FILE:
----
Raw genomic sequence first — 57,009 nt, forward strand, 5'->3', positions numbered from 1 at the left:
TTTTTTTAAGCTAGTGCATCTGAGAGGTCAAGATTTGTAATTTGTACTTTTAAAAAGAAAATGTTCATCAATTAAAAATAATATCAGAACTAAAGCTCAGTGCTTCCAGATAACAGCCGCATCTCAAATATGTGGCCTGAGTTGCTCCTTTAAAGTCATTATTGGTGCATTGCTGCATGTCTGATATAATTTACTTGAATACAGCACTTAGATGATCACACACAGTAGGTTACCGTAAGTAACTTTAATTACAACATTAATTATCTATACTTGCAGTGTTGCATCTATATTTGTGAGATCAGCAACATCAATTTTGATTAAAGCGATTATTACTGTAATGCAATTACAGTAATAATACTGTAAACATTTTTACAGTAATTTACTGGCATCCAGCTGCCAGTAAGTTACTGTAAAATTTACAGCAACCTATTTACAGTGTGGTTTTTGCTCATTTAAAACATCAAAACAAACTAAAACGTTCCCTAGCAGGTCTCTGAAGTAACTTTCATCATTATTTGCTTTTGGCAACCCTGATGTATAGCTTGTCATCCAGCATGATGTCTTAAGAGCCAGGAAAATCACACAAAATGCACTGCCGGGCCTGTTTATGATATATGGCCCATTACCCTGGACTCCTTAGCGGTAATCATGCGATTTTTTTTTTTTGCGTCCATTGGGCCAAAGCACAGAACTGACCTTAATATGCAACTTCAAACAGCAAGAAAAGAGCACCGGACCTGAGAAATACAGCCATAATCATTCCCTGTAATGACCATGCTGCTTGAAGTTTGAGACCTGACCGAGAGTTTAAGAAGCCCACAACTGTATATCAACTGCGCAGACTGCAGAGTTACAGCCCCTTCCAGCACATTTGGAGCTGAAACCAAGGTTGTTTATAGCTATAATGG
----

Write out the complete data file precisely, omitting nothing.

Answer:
Raw genomic sequence first — 57,009 nt, forward strand, 5'->3', positions numbered from 1 at the left:
TTTTTTTAAGCTAGTGCATCTGAGAGGTCAAGATTTGTAATTTGTACTTTTAAAAAGAAAATGTTCATCAATTAAAAATAATATCAGAACTAAAGCTCAGTGCTTCCAGATAACAGCCGCATCTCAAATATGTGGCCTGAGTTGCTCCTTTAAAGTCATTATTGGTGCATTGCTGCATGTCTGATATAATTTACTTGAATACAGCACTTAGATGATCACACACAGTAGGTTACCGTAAGTAACTTTAATTACAACATTAATTATCTATACTTGCAGTGTTGCATCTATATTTGTGAGATCAGCAACATCAATTTTGATTAAAGCGATTATTACTGTAATGCAATTACAGTAATAATACTGTAAACATTTTTACAGTAATTTACTGGCATCCAGCTGCCAGTAAGTTACTGTAAAATTTACAGCAACCTATTTACAGTGTGGTTTTTGCTCATTTAAAACATCAAAACAAACTAAAACGTTCCCTAGCAGGTCTCTGAAGTAACTTTCATCATTATTTGCTTTTGGCAACCCTGATGTATAGCTTGTCATCCAGCATGATGTCTTAAGAGCCAGGAAAATCACACAAAATGCACTGCCGGGCCTGTTTATGATATATGGCCCATTACCCTGGACTCCTTAGCGGTAATCATGCGATTTTTTTTTTTTGCGTCCATTGGGCCAAAGCACAGAACTGACCTTAATATGCAACTTCAAACAGCAAGAAAAGAGCACCGGACCTGAGAAATACAGCCATAATCATTCCCTGTAATGACCATGCTGCTTGAAGTTTGAGACCTGACCGAGAGTTTAAGAAGCCCACAACTGTATATCAACTGCGCAGACTGCAGAGTTACAGCCCCTTCCAGCACATTTGGAGCTGAAACCAAGGTTGTTTATAGCTATAATGG